The predictable increased strength of hurricanes such as Katrina has been identified by scientists for years, and yet the Bush Administration has denied this science and restricted such information from official reports, publications, and the National Oceanic and Atmospheric Agency’s website. Donald Kennedy, editor-in-chief of Science, wrote in 2006 that “hurricane intensity has increased with oceanic surface temperatures over the past 30 years. The physics of hurricane intensity growth … has clarified and explained the thermodynamic basis for these observations. [Kerry] Emanuel has tested this relationship and presented convincing evidence.”
FEMA’s 2001 list of the top three most likely and most devastating disasters were a San Francisco earthquake, a terrorist attack on New York, and a Category 4 hurricane hitting New Orleans, with New Orleans being the number one item on that list. FEMA conducted a five-day hurricane simulation exercise in 2004, “Hurricane Pam,” mimicking a Katrina-like event. This exercise combined the National Weather Service, the U.S. Army Corps of Engineers, the LSU Hurricane Center and other state and federal agencies, resulting in the development of emergency response plans. The exercise demonstrated, among other things, that thousands of mainly indigent New Orleans residents would be unable to evacuate on their own. They would need substantial government assistance. These plans, however, were not implemented in part due to the President’s slashing of funds for protection. In the year before Hurricane Katrina hit, the President continued to cut budgets and deny grants to the Gulf Coast. In June of 2004 the Army Corps of Engineers levee budget for New Orleans was cut, and it was cut again in June of 2005, this time by $71.2 million or a whopping 44% of the budget. As a result, ACE was forced to suspend any repair work on the levees. In 2004 FEMA denied a Louisiana disaster mitigation grant request.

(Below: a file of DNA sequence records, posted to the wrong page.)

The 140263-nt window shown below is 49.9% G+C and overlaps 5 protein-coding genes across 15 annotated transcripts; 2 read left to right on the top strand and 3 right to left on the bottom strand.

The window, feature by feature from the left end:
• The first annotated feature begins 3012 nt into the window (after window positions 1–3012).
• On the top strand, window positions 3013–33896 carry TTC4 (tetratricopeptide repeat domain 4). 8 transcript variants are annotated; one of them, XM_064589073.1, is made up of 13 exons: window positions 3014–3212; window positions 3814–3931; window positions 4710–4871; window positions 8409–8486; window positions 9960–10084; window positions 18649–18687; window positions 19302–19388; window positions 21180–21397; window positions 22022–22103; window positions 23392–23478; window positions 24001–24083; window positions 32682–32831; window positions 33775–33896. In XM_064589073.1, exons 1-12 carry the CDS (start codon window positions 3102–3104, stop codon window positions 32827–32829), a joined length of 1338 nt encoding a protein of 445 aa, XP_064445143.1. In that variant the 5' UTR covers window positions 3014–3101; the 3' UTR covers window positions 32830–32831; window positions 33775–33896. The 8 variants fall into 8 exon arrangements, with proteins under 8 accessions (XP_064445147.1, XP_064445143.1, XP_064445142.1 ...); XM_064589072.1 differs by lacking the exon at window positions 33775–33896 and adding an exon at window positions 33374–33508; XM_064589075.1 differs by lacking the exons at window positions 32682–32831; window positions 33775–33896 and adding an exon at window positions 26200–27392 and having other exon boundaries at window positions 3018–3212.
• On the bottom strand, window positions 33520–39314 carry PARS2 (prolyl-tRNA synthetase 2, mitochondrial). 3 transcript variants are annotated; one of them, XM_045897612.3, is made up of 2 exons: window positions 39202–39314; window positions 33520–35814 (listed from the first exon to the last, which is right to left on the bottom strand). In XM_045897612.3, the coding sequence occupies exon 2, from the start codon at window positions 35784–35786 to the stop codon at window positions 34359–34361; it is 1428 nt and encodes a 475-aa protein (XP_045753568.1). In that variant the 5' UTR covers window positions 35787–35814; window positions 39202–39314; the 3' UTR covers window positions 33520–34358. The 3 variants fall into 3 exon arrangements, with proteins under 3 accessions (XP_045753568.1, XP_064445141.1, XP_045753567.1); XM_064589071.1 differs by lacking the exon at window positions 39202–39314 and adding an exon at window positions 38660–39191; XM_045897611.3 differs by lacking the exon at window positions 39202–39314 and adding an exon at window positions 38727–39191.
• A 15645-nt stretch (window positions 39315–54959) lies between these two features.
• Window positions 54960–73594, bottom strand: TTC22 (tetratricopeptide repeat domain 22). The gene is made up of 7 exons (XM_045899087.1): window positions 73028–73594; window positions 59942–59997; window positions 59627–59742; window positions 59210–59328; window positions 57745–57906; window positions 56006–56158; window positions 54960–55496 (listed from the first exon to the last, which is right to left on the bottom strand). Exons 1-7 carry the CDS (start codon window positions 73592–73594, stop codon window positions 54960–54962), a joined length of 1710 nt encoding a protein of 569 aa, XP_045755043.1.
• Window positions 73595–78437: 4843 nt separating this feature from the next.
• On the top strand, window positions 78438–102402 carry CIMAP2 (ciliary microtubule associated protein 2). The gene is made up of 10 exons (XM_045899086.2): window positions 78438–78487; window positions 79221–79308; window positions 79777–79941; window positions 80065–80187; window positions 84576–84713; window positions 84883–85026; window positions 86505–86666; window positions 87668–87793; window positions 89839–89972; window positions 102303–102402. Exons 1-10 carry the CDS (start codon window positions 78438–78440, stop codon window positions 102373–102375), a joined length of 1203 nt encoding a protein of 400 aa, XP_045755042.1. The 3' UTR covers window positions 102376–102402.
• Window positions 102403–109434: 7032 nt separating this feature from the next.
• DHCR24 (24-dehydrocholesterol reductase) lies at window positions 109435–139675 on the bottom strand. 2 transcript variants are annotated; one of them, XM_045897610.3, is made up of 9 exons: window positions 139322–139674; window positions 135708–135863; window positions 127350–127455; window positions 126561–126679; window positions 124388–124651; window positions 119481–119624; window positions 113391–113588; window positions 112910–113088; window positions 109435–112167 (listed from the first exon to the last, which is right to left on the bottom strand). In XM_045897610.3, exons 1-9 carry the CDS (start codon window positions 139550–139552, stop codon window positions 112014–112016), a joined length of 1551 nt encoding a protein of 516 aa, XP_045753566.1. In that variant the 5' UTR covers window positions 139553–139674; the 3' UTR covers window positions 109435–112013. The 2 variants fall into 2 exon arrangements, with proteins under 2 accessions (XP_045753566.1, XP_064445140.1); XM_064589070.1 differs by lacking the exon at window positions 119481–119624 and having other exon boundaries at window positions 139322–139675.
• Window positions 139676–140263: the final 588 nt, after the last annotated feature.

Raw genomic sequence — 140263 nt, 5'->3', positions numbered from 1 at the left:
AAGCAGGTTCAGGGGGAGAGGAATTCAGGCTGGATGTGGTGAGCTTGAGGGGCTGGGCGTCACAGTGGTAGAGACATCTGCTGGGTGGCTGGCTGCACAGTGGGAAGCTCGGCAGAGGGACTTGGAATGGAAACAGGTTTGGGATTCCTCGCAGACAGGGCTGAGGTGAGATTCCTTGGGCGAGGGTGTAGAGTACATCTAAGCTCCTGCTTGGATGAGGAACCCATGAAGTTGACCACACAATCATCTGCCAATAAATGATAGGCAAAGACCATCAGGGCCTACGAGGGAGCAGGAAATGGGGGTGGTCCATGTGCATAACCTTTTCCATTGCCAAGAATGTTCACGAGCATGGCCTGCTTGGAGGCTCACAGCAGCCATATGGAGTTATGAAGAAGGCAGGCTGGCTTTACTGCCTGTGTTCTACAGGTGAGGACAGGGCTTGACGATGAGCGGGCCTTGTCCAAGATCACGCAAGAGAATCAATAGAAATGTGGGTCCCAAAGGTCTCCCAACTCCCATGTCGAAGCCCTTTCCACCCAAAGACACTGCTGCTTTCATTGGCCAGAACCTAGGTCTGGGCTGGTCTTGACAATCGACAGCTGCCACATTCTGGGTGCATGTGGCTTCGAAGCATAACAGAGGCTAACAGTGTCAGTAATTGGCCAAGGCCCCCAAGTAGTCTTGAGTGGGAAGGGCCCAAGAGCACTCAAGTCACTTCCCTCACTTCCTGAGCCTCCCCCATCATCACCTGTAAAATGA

The President was given multiple warnings that Hurricane Katrina had a high likelihood of causing serious damage to New Orleans and the Gulf Coast. At 10 AM on Sunday 28 August 2005, the day before the storm hit, the National Weather Service published an alert titled “DEVASTATING DAMAGE EXPECTED.” Printed in all capital letters, the alert stated that “MOST OF THE AREA WILL BE UNINHABITABLE FOR WEEKS…PERHAPS LONGER. AT LEAST ONE HALF OF WELL CONSTRUCTED HOMES WILL HAVE ROOF AND WALL FAILURE. … POWER OUTAGES WILL LAST FOR WEEKS. … WATER SHORTAGES WILL MAKE HUMAN SUFFERING INCREDIBLE BY MODERN STANDARDS.”